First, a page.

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ERIC Number: ED547058
Record Type: Non-Journal
Publication Date: 2012
Pages: 312
Abstractor: As Provided
ISBN: 978-1-2675-1832-3
The Old English Language of Fear
Carlson, Erik A.
ProQuest LLC, Ph.D. Dissertation, University of Minnesota
This dissertation examines the development of the Old English vocabulary for fear under the influence of the Latinate discourse of Christian doctrine. The first chapter arranges the Old English words for fear into etymologically organized families and describes their incidence and usage across attested corpus of Old English, using the Dictionary of Old English Electronic Corpus. With the English words having been surveyed, the second chapter examines the works of Augustine, Gregory the Great, and Isidore of Seville to identify the main doctrinal concepts of fear that were available to the Anglo-Saxons as well as to describe the lexical field of fear in patristic Latin. The third chapter investigates key Latin works of Bede and Alcuin to gauge the currency of patristic concepts of fear in Anglo-Saxon discourse; this chapter finds that, while Augustinian and Cassianic approaches to fear were used by Anglo-Saxons, the Gregorian concept of "timor Domini" as a complex experience predominates, and that the Gregorian idea of compunction expressed as a narrative of transformative emotional experience becomes a pervasive organizing principle in Anglo-Latin discussions of fear. Chapter four examines Old English homilies from the Vercelli book and Aelfric's Catholic Homilies in order to trace the movement of doctrinal meanings into vernacular texts and, more specifically, the association of Latinate, doctrinal concepts with English words. This chapter finds that the process is complex: doctrinally founded ideas of fear appear throughout the sampled homilies, but in the anonymous texts of the Vercelli book, no consistent lexical associations appear, while Aelfric uses consistent lexical associations to indicate doctrinally significant fears in the Catholic Homilies; on the other hand, the Gregorian compunction narrative is a more important schema for organizing ideas about fear and conversion in the anonymous homilies, while Aelfric deliberately minimizes it in key contexts. The fifth chapter investigates the Old English prose life of Saint Guthlac to discover how Latinate, doctrinal concepts of fear are used in the vernacular outside of preaching texts: this chapter demonstrates that both the compunction narrative and the Gregorian concept of a complex, transformative "timor Domini" were current in Anglo-Saxon vernacular narrative. [The dissertation citations contained here are published with the permission of ProQuest LLC. Further reproduction is prohibited without permission. Copies of dissertations may be obtained by Telephone (800) 1-800-521-0600. Web page:]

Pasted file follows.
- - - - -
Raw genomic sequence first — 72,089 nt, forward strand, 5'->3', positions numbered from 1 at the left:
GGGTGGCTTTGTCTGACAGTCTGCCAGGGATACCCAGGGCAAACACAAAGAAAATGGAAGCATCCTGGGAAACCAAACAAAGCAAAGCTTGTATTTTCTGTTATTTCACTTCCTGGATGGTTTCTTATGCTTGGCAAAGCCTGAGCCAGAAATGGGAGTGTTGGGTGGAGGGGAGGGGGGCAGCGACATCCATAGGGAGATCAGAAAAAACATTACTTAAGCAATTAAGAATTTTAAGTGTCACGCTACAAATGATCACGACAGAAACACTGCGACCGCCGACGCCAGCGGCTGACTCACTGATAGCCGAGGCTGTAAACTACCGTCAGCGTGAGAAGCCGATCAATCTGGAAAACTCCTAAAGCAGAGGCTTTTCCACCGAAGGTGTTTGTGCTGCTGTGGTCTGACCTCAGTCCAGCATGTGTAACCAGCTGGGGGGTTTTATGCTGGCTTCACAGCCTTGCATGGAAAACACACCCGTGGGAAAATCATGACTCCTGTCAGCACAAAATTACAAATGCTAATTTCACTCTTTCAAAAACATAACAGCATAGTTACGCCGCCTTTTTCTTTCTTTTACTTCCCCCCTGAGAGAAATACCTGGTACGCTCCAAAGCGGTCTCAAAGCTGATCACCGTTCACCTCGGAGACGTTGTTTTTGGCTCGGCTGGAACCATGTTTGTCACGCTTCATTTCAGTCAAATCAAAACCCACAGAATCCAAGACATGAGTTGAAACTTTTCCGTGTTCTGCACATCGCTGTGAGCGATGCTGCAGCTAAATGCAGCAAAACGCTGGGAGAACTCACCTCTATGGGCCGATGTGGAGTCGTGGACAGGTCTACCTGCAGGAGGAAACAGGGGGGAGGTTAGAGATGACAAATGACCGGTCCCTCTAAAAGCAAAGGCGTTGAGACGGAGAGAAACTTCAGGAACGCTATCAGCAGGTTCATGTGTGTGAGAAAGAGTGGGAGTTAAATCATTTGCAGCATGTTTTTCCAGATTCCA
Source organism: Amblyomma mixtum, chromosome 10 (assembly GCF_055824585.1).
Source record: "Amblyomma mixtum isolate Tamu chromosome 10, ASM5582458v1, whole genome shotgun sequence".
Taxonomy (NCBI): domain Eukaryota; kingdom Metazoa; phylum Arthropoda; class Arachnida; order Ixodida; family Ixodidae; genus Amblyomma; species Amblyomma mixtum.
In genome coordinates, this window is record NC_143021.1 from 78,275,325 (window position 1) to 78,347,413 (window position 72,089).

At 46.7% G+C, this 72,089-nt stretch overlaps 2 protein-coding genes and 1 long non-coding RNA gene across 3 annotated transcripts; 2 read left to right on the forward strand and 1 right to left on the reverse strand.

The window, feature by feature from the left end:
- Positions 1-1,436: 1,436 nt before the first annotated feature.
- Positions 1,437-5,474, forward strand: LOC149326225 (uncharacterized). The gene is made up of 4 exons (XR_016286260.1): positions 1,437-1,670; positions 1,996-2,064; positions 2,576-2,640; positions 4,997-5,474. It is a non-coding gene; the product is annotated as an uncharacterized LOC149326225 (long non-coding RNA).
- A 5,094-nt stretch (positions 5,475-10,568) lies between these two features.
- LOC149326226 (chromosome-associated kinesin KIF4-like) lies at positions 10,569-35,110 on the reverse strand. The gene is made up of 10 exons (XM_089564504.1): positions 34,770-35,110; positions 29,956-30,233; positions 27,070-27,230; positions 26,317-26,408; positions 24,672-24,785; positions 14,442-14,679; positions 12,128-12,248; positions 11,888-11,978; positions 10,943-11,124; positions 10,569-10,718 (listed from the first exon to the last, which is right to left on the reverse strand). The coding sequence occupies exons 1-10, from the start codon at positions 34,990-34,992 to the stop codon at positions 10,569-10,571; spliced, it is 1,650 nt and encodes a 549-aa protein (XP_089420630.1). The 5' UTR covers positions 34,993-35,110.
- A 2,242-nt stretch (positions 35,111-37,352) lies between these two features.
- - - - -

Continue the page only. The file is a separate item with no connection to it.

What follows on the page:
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Publication Type: Dissertations/Theses - Doctoral Dissertations
Education Level: N/A
Audience: N/A
Language: English
Sponsor: N/A
Authoring Institution: N/A